The Supreme Court on Friday allowed Kerala actor Dileep, accused in the 2017 abduction and assault of an actress, to seek the opinion of an expert body like the Central Forensic Sciences Laboratory (CFSL) on the contents of a memory card relied upon by the prosecution, but turned down his request to provide him a copy of the card, citing the victim’s privacy.
A bench of Justices A M Khanwilkar and Dinesh Maheshwari said this would balance the right of the accused to a fair trial and the victim’s right of privacy.
In February 2017, the actress was allegedly abducted and assaulted by eight accused, and the act was allegedly filmed on a cellphone to blackmail her.
On Friday, the bench agreed with the contention of senior advocate Mukul Rohatgi, appearing for Dileep, that the contents of the memory card would constitute a “document” under the Indian Evidence Act, but added that “considering that this is a peculiar case of intra-conflict of fundamental rights flowing from Article 21, that is right to a fair trial of the accused and right to privacy of the victim, it is imperative to adopt an approach which would balance both the rights.”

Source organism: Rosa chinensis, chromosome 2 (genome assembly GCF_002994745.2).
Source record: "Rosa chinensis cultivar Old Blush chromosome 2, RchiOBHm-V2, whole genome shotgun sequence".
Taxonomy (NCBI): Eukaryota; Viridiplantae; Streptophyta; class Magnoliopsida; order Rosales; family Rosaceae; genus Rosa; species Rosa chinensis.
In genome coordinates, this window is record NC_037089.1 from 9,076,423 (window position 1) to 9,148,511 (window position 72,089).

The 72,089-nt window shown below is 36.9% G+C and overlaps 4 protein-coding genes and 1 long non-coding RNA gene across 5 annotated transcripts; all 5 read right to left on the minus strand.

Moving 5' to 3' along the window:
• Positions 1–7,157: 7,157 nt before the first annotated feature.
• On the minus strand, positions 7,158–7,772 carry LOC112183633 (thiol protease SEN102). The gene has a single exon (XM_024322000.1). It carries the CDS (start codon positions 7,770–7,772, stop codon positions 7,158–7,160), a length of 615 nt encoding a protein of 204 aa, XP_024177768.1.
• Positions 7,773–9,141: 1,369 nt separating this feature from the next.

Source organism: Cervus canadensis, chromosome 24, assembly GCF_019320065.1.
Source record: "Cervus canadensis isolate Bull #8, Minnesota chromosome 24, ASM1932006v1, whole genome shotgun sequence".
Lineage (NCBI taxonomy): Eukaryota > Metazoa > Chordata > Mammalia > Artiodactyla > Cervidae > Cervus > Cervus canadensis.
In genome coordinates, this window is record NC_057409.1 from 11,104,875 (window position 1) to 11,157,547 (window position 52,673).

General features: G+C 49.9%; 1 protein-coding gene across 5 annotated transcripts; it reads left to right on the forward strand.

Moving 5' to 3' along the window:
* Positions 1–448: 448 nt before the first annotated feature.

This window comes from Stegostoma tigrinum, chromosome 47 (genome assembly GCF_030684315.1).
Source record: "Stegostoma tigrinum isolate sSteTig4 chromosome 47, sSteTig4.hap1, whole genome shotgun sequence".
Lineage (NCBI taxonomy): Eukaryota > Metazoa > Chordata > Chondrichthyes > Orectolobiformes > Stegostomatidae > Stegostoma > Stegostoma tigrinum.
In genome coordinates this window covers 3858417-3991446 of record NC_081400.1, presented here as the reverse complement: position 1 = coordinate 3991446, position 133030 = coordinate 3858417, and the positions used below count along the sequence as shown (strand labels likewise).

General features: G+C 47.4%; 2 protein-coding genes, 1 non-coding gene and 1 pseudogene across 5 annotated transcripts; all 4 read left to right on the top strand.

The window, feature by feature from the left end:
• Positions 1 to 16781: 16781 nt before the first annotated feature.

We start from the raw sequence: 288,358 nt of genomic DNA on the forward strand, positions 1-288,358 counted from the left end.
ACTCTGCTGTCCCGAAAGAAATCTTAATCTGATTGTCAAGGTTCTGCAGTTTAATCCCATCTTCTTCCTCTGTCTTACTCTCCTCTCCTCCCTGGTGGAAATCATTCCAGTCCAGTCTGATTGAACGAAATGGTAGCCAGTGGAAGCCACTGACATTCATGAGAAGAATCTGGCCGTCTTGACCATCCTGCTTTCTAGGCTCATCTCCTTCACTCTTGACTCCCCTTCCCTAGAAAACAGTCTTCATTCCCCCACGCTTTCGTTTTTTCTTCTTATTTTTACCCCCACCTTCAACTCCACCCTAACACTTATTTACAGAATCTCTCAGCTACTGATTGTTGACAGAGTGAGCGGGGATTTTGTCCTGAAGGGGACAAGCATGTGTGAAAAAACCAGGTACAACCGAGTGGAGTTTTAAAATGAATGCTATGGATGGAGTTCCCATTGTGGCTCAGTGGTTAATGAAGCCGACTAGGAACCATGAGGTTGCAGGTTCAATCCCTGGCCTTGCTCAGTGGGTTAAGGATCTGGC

The court said, “In conclusion, we hold that the contents of the memory card/pen drive, being an electronic record, must be regarded as a document… If the prosecution is relying on the same, ordinarily, the accused must be given a cloned copy thereof … however, in cases involving issues such as of privacy of the complainant/witness or his/her identity, the court may be justified in providing only inspection thereof to the accused and his/her lawyer or expert…”